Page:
The inclusion of Israel in her list strikes one as incongruent. Israel is a small, but powerful, state who does not relent in their cruel settler colonial project in the occupied territories of Palestine. Unlike Ukraine and unlike large parts of the anti-Asaad Syrian resistance, not to mention Syrian civilians – Israel is the clear aggressor in Palestine. This type of incoherence and confusion within Johnstone’s prose is not atypical. In her work published at RT and elsewhere, her analyses of world events tend to be identical to analyses and positions advanced by the Kremlin. However, she must write in such a way as to obscure that fact and she is extremely skilled at doing this. Including the aggressor nation Israel alongside all Syrian resistance fighters and alongside Ukraine skillfully achieves the confusion sought by Johnstone.

She starts her paragraph with the phrase “empire apologists always try to distort power dynamics.” The rhetorical sleight-of-hand Johnstone regularly performs has really begun to reveal itself. The trick is to disappear the actual victims of bloodthirsty non-US aligned regimes like Putin’s and Bashar al-Assad’s behind the “power dynamics” of leviathan nation states. Johnstone seems to be arguing that people who criticize and protest against such despots must be “empire apologists.” Her contempt for the innocent victims of so-called polarity power struggles is bracing.

And perhaps this is where we should conclude this look into a writer who uses the veneer and the jargon of radical politics to whitewash the crimes of non-US aligned dictators. The briefest of glances at the present global landscape or at history reveals the hyper-simple truth that it is possible for two or more nation states to wage imperial wars at the same time. Pausing to think for a microsecond permits one to recognize that it is possible for government leaders in countries that are not the US or its allies to commit human rights abuses, war crimes and atrocities. The prose of Caitlin Johnstone, which so often carries a tone of condescension and belittling snark, seeks to obscure these very simple facts. However, maintaining consistent condemnation of acts of oppression and aggression, from wherever they may originate, is crucial if our ethics are to have any meaning at all.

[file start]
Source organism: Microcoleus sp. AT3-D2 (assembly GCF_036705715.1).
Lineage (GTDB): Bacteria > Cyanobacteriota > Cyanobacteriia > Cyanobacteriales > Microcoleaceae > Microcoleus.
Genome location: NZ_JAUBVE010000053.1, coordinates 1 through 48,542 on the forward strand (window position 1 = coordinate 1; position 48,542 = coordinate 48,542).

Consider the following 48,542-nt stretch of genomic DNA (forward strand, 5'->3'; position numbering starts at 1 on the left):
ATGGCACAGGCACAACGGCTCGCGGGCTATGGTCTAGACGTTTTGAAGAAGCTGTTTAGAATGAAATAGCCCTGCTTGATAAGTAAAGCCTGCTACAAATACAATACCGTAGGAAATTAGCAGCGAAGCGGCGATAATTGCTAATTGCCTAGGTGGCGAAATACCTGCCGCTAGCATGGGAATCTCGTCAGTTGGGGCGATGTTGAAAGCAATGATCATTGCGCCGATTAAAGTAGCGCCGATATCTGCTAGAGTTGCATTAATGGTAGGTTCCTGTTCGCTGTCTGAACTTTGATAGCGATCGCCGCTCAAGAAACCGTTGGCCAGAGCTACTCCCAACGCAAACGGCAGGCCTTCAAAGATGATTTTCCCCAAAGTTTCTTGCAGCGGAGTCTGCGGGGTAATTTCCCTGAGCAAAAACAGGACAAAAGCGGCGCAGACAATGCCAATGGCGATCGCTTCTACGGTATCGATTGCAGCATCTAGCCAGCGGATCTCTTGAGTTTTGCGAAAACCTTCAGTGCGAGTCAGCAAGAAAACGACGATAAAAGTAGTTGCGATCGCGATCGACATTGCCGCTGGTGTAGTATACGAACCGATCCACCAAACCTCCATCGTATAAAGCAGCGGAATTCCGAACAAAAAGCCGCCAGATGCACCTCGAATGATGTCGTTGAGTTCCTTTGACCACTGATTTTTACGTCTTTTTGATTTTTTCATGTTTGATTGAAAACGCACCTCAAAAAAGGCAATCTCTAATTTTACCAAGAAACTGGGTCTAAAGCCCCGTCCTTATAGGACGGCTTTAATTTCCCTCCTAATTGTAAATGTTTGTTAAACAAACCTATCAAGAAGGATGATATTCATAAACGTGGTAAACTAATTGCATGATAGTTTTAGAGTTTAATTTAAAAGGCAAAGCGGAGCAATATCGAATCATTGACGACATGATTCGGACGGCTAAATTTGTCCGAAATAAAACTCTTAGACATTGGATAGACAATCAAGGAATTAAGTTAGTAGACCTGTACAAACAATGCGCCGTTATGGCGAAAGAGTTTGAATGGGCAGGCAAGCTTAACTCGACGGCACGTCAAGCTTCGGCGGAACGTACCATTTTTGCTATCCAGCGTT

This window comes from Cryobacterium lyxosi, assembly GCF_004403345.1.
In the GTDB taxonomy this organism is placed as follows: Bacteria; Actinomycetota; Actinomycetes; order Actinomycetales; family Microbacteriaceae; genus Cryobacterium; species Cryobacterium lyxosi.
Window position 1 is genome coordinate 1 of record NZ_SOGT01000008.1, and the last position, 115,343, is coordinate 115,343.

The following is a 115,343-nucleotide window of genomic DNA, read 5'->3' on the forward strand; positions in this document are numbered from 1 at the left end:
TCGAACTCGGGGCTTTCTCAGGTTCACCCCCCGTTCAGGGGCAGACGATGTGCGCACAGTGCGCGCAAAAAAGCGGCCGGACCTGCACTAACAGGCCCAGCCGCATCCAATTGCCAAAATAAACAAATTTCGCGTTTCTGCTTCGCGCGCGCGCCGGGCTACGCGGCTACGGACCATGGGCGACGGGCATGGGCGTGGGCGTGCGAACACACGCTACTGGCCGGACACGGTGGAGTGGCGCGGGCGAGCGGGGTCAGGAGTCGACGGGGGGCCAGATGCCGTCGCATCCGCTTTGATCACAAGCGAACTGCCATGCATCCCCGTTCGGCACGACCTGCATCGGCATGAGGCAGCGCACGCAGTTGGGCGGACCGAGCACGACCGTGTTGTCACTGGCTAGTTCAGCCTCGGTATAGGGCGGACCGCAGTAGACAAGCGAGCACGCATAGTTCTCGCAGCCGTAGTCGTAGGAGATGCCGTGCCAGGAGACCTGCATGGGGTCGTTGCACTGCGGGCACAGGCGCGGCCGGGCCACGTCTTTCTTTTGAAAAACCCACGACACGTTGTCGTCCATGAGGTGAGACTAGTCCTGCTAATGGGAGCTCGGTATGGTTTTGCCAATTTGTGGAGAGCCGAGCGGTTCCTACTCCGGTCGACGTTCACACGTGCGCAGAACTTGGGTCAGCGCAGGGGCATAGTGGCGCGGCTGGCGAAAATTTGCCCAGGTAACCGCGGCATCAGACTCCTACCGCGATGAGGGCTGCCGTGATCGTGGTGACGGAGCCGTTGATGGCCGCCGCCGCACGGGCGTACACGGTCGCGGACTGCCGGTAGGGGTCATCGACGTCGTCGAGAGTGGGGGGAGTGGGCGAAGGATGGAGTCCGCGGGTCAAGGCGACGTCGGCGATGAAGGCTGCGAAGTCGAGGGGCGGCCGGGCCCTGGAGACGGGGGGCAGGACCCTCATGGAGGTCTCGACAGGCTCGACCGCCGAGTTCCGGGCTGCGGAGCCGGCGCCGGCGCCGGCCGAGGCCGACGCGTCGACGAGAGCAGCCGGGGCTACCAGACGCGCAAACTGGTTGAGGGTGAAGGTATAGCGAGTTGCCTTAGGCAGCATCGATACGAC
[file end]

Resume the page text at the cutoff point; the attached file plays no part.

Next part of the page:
Dan Hanrahan is a musician, translator, actor and writer. He has written essays for Counterpunch, El Beisman, The Mantle, and OpEdNews. Dan’s poetry and translations appear in The Academy of American Poets, Brilliant Corners, Babelsprecht (Germany), Words Without Borders, and salamalandro.net (Brazil), and in the Instituto Moreira Salles in São Paulo. He works regularly with the Chicago-based Spanish-language theater and film group, Colectivo El Pozo. Dan’s latest album is called Radical Songs for Rough Times.